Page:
It is hard to explain what Recovery Mode feels like to doctors.
Recovery Mode is what every doctor experiences after a rough night on call, a stressful case, a phrenetic day or week of constant clinical ups and downs.
No matter what the cause, it inevitably takes a while to recover.
And as I get older, I reflect on how Recovery Mode has impacted me and my family more. Perhaps it is the years of entering and exiting Recovery Mode. Or maybe, it's because with age, it's harder to rebound, I'm not sure. But usually, there is relief that you've made it through another test of your endurance, both physically and emotionally when you leave Recovery Mode and reenter a more normal work pattern.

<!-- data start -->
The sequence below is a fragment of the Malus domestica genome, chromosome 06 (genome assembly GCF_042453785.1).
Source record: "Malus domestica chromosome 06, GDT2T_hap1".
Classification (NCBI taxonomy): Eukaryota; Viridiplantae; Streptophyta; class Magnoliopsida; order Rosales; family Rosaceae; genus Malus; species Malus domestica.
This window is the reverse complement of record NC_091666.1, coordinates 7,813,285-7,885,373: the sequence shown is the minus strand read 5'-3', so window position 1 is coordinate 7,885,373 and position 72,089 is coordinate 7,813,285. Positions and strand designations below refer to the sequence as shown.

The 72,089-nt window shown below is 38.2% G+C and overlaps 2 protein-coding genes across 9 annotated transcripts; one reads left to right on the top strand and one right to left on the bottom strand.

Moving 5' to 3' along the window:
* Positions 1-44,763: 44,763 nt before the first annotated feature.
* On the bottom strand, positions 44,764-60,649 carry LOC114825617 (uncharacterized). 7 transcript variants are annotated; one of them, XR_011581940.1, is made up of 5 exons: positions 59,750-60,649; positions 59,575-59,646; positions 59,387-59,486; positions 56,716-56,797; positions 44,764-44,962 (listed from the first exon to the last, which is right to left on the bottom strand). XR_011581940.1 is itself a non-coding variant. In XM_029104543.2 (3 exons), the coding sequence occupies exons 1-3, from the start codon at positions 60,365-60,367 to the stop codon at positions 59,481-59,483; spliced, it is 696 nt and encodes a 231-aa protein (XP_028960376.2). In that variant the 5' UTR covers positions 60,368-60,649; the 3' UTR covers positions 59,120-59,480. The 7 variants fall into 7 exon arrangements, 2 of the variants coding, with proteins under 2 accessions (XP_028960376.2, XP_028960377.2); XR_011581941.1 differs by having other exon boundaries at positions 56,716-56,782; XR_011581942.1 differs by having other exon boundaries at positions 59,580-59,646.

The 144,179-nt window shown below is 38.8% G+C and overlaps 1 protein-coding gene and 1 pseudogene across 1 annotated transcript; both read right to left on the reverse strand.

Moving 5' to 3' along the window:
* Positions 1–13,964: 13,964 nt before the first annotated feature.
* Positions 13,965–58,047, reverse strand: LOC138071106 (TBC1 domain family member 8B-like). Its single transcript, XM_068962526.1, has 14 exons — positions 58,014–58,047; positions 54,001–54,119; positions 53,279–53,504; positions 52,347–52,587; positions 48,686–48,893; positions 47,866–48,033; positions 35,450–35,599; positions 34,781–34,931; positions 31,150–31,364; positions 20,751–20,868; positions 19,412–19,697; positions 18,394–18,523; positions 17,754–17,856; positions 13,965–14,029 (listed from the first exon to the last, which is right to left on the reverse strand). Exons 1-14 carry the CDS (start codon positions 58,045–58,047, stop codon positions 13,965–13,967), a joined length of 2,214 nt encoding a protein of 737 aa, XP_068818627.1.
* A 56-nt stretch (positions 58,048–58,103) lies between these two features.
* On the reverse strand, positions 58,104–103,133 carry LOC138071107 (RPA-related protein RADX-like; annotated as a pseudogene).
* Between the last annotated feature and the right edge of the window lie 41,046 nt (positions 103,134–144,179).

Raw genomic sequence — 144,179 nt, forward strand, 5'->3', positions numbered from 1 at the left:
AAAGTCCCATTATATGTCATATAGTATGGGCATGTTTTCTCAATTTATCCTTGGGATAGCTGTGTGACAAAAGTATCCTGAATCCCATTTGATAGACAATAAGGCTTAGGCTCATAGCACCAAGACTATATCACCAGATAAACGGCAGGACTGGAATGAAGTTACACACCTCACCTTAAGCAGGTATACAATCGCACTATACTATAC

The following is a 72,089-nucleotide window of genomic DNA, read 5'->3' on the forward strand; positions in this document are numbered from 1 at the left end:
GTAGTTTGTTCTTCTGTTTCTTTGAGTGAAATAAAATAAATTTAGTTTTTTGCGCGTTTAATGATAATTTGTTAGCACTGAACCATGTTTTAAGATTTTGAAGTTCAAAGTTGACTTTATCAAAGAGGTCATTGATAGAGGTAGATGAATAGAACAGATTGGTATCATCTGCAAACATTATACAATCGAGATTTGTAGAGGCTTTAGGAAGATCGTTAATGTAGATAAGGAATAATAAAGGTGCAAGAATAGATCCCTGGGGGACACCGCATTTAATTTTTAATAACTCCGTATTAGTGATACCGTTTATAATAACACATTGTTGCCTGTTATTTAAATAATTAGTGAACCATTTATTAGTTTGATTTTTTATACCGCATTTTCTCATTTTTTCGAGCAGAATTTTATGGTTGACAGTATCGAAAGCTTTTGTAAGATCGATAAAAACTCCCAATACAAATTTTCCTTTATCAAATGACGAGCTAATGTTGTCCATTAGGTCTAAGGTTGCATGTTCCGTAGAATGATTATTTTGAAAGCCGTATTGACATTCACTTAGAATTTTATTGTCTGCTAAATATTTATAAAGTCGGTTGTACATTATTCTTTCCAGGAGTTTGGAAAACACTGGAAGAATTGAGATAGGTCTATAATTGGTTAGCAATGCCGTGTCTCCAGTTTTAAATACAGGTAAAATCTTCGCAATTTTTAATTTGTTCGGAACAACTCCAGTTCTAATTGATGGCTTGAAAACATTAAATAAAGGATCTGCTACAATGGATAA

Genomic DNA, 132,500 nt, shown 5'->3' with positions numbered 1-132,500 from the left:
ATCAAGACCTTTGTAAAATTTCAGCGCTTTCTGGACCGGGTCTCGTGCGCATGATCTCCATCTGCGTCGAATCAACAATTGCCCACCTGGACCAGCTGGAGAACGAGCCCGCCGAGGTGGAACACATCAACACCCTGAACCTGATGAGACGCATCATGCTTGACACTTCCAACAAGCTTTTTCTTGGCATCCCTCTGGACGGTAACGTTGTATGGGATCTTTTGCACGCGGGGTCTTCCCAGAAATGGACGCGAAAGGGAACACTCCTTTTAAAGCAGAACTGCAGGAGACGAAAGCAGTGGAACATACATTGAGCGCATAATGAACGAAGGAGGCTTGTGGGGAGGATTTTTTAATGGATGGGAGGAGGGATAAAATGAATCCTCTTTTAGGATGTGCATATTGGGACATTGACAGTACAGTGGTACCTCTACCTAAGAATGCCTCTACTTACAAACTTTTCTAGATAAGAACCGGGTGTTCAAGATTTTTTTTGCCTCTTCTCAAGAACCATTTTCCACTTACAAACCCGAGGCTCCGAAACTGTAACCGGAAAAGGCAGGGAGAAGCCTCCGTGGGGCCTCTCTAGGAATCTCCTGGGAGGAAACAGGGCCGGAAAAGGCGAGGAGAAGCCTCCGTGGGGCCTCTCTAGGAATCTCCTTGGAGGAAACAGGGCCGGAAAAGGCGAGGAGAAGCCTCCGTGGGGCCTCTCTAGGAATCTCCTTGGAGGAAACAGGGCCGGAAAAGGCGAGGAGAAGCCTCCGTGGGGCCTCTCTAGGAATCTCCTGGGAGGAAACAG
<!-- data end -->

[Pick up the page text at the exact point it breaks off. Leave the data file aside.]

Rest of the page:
Recovery Mode should not be confused with doctor burnout. Rather, Recovery Mode it is a natural and expected consequence of our job that involves sleep deprivation, tough decisions, and the high levels of attention to more and more details required of doctors that are often proscribed by others. Inevitably, it takes time to recover to baseline after an unsual amount of these "normal" events.
But the effects of Recovery Mode are real. I know it. The kids know it. So does my wife.
And writing here means there's hope.